Fear is beginning to drive stock trends

Since I pointed out that “Investors are Complacent” on November 27th, the S&P 500 index of large company stocks has declined -1.4% and the Russell 2000 small company stock index more than -2%. Both are small declines so far, but it was enough to shift the return driver from Extreme Greed in early November to Fear as of the close on Friday.

S&P 500 and Russell 2000 decline

S&P 500 and Russell 2000 decline

Fear is now driving stock prices. Although, it isn’t yet at an extreme level, I like to point out these oscillations of fear and greed investor behavior because investors feelings are often the wrong feeling at the wrong time. That is, after prices have gone up investors get more greedy and optimistic. Then, after prices decline just a little they become fearful of losing more money. I believe some investors are more oriented toward either fear or greed, but many actually suffer an emotional roller coaster: they oscillate between the fear of missing out and the fear of losing money. That is a real problem when they feel the wrong feeling at the wrong time.

Such investor behavior is also a significant driver of price trends. For example, a waterfall price decline occurs from “Serial Correlation”. That is, waterfall declines happen because prices go down, then down some more, as more and more investors sell because they are losing money. Panic selling is serial correlation: selling occurs because prices are falling. For example, investors lose 20% and then begin to exit their positions to avoid further loss. That leads to other investors losing 25% as selling pressure drove prices down more and they exit their positions to avoid further loss. The nice thing is we all get to decide how much we are willing to lose. You can’t lose 50% without allowing it. This can also be an advantage for robust trend systems designed to profit from directional drifts up and down.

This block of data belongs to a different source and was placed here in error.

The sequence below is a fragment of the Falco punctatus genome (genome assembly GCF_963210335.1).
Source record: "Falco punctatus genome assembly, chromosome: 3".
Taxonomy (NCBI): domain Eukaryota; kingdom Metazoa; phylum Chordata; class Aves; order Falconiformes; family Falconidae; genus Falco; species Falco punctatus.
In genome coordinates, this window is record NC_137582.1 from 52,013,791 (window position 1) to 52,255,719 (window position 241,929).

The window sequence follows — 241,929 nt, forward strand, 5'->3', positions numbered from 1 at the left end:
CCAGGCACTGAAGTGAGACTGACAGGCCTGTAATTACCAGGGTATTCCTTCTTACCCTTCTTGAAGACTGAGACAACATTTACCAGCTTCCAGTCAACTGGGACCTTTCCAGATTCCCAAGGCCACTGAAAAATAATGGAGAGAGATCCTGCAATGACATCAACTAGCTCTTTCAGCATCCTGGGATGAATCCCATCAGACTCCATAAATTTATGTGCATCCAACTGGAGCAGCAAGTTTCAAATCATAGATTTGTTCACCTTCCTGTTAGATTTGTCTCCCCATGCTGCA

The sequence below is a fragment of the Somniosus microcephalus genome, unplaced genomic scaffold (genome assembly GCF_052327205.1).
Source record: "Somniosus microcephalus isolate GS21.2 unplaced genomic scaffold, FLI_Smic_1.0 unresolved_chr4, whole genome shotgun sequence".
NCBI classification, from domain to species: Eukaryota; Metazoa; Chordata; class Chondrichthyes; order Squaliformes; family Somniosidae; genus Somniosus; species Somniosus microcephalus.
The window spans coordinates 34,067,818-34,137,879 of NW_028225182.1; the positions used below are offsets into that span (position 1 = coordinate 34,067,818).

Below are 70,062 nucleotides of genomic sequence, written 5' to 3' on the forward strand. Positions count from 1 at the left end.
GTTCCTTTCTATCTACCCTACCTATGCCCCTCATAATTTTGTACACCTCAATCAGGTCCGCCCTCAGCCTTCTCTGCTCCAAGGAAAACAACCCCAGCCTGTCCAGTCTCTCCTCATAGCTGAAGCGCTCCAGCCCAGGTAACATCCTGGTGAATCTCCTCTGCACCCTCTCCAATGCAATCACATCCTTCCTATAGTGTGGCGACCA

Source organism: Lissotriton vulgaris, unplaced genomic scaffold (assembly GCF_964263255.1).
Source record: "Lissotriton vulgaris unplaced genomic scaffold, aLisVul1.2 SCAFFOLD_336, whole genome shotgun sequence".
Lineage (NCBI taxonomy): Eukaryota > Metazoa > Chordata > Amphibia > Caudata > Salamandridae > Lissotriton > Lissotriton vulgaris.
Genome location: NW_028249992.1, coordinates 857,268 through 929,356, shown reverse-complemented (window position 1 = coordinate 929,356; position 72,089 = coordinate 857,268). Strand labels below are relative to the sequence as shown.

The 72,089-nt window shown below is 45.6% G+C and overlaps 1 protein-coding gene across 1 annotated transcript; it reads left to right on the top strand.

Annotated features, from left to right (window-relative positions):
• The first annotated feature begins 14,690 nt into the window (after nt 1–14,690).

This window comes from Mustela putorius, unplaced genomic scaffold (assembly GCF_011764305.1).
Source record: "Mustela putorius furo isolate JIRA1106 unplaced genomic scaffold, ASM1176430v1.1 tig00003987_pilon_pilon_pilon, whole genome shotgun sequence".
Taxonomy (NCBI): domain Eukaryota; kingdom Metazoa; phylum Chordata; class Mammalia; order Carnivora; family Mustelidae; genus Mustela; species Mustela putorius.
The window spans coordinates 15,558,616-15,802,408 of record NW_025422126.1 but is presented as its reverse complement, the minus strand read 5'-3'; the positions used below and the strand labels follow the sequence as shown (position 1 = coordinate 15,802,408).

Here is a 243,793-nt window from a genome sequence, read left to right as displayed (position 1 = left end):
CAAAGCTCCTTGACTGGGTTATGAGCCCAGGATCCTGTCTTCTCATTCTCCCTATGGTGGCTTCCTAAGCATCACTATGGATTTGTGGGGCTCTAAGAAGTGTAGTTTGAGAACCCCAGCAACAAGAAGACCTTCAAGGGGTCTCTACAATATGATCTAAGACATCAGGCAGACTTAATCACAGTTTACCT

Now that Fear has become the return driver, we shouldn’t be surprised to see prices move back up. However, the investor sentiment hasn’t yet reached Extreme Fear, so all the sellers who want to sell may not have yet sold. The simple Fear and Greed Index dial I use here isn’t a timing signal. Instead, I use it to point out how sentiment shifts from Fear to Greed via a website everyone can see. I actually use other indicators to measure sentiment and counter-trend points. But you can use the Fear and Greed Index to discover how your own feelings may oscillate between emotions.

From this point, Fear can continue and reach a more Extreme Fear level and prices can keep going much lower. However, if the sellers that wanted to sell have sold and prices have declined low enough to bring in new buying demand prices will move back up.

Leave a Reply

Please log in using one of these methods to post your comment:

WordPress.com Logo

You are commenting using your WordPress.com account. Log Out /  Change )

Facebook photo

You are commenting using your Facebook account. Log Out /  Change )

Connecting to %s